Pamela Schoenewaldt’s historical novels are poignant tales about the hardships and opportunities that immigrants faced as they tried to make new lives for themselves in the United States at the turn of the twentieth century. Her latest novel, Under the Same Blue Sky, tells the heartbreaking stories of German Americans during World War I.
Hazel Renner, growing up in Pittsburgh, has always felt a restlessness she can’t explain. Her mother believes Hazel’s memories of a castle and a mirrored hall are simply her imagination, but Hazel’s not so sure. Then she discovers a family secret. The combination of this revelation and the coming war makes her flee to a small town, where she hopes to start a new life as a teacher. But the peace she finds there is short-lived, and the resulting tragedy has her running again, this time to delve into the secrets of her past.
While she does not shy away from the horrors of war, Schoenewaldt is at her best when documenting the smaller stresses that eat away at those who have been left behind. Hazel’s father keeps buckets of tiny bits of tin, one for each person who died at the Somme, as a “penance for being in America.” Hazel’s mother, a baker, renames her German pastries so customers won’t object. When Hazel’s uncle refuses to crawl across the floor to kiss an American flag, he is shunned by his coworkers: “They can’t fire him because he’s their best mechanic, but nobody talks to him. They leave ugly notes,” Schoenewaldt writes. “He’s an American citizen. He’s godfather to some of their children.”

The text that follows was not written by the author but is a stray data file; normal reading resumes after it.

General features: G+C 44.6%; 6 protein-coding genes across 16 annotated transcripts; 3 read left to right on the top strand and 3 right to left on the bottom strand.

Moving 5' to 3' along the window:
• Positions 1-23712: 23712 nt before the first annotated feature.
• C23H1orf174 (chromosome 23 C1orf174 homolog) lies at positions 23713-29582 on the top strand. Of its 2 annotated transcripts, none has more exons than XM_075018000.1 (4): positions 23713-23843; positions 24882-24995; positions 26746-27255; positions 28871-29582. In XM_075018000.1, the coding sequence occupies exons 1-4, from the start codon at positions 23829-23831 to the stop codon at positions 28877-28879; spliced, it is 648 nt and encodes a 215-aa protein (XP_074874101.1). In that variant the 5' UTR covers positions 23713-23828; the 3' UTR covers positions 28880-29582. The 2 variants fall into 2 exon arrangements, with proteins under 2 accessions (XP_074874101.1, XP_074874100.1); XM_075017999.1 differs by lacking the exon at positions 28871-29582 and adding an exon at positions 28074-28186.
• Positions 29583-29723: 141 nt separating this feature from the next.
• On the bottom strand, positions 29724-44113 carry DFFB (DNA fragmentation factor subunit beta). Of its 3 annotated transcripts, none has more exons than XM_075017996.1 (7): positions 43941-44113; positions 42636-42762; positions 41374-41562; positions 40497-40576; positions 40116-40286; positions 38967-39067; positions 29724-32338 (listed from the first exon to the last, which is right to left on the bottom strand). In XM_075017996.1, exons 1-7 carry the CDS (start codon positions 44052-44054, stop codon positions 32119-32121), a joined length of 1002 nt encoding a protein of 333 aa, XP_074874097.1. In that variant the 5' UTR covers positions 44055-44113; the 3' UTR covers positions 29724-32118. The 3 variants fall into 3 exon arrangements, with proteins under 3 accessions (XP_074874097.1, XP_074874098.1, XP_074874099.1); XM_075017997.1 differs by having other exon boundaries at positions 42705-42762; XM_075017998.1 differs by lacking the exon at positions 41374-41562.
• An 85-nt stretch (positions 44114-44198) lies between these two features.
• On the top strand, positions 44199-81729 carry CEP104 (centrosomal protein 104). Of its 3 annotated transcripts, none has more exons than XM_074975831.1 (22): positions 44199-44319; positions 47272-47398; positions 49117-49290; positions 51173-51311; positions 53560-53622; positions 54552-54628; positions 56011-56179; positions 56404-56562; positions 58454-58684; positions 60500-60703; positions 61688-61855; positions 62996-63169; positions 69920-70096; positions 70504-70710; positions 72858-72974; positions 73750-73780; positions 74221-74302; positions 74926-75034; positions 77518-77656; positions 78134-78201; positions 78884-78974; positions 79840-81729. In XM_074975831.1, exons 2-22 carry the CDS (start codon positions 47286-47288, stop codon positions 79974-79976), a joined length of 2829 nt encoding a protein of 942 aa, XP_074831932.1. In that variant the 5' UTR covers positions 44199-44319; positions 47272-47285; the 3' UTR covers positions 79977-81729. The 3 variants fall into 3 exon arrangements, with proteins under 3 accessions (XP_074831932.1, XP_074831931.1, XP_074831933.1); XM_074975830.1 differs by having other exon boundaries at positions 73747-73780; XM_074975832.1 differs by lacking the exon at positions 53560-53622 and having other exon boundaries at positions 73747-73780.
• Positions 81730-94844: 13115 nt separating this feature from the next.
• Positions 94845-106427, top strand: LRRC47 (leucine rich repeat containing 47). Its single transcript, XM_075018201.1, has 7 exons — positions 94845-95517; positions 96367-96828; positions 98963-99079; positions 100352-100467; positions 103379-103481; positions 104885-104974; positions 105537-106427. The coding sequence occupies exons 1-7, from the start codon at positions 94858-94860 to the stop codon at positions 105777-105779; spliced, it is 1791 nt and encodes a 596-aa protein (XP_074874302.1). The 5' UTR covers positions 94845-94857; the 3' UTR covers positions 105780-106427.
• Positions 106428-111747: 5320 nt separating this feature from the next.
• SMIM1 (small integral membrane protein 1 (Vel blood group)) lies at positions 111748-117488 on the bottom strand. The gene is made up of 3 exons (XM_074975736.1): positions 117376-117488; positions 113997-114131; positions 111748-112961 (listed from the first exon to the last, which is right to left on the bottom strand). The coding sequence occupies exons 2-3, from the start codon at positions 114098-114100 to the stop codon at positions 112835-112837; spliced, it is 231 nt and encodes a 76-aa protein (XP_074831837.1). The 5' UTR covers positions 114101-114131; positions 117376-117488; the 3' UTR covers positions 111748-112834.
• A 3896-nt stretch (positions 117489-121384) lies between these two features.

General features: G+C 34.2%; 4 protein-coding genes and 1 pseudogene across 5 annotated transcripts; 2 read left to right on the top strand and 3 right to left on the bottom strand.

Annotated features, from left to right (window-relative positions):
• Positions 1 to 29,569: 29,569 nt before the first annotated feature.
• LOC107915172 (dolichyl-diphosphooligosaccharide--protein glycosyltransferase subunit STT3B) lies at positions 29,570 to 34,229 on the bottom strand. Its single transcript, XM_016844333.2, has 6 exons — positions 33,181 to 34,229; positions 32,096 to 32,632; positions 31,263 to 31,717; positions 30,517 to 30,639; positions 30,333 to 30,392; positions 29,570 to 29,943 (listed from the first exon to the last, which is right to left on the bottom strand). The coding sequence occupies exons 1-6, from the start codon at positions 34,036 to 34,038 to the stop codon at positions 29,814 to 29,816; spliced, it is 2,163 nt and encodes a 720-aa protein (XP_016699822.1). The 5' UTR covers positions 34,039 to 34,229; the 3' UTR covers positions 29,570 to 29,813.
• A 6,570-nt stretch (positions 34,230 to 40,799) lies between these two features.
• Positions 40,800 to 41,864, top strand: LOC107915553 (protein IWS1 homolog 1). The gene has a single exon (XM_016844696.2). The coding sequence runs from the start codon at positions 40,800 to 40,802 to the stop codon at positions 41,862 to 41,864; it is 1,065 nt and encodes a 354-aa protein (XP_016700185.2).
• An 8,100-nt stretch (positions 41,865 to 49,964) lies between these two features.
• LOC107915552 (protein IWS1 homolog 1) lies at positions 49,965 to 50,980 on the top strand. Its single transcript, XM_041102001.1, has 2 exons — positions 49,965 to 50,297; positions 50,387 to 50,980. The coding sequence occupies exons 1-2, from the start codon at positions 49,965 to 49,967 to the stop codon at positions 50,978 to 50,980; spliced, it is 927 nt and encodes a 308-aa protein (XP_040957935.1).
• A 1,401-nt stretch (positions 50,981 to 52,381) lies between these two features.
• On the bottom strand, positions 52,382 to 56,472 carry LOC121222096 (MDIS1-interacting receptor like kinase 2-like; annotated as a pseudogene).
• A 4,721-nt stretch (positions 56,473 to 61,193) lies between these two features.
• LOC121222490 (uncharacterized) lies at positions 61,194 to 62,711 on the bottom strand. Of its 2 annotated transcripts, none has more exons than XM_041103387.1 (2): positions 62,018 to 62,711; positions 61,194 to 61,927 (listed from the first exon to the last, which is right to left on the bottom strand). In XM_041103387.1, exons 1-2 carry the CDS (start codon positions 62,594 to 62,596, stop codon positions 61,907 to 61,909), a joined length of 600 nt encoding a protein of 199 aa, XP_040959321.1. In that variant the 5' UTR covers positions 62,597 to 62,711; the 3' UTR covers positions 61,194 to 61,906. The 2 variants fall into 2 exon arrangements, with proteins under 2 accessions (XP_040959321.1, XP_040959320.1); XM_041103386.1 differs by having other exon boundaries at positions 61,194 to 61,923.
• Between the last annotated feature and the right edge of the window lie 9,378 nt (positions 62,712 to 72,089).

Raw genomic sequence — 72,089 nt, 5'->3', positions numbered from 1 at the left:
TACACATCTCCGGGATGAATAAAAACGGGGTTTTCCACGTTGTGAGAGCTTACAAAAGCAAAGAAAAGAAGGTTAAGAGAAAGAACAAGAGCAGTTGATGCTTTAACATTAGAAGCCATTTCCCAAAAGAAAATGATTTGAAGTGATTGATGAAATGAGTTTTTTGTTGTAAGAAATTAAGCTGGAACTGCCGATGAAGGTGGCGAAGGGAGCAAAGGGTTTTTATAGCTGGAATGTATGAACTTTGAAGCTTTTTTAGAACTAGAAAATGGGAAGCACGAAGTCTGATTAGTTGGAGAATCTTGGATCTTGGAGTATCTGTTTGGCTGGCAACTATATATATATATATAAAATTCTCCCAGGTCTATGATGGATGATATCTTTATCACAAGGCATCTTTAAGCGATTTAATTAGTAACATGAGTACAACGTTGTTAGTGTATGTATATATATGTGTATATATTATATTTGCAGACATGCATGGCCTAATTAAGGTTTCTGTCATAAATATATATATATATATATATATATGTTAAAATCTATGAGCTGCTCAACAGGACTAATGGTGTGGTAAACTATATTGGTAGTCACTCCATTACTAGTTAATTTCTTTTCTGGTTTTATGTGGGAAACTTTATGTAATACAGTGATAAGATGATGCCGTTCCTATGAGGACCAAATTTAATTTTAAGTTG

As this novel vividly illustrates, Americans of German descent also lived with the never-ending stories of devastation and death in their homeland. Hazel’s father recounts his losses in the war: “Three cousins in Tannenberg, two in Gallipoli. Another lost both legs. Ten nephews are dead or missing. Five women from bombs. Twelve children that I know of. Of friends and their sons, nearly thirty. Seven crazed from shell shock.”
When death hits close to home, the Renner family is not even allowed to mourn unaccosted. As the funeral procession passes a group of young boys, one of them sneers, “Another Kraut gone,” and others throw pebbles at the family’s carriage. But in the depth of such hate and fear, there are still good people: “Captain Neal, the town’s portly policeman, came out of Delia’s Café just then and quietly joined our procession,” Schoenewaldt writes. “The pebbles ceased.”
Under the Same Blue Sky can be read as a tribute to the Americans who had the misfortune of loving both the country they lived in and the country in which they were born, who lost friends and loved ones on both sides of the war, and who, although loyal Americans, were treated as the enemy. Their moving story should be treated as an object lesson for the future.
Faye Jones, dean of learning resources at Nashville State Community College, writes the Jolly Librarian blog for the college’s Mayfield Library. She earned her doctorate in nineteenth-century literature at Indiana University of Pennsylvania.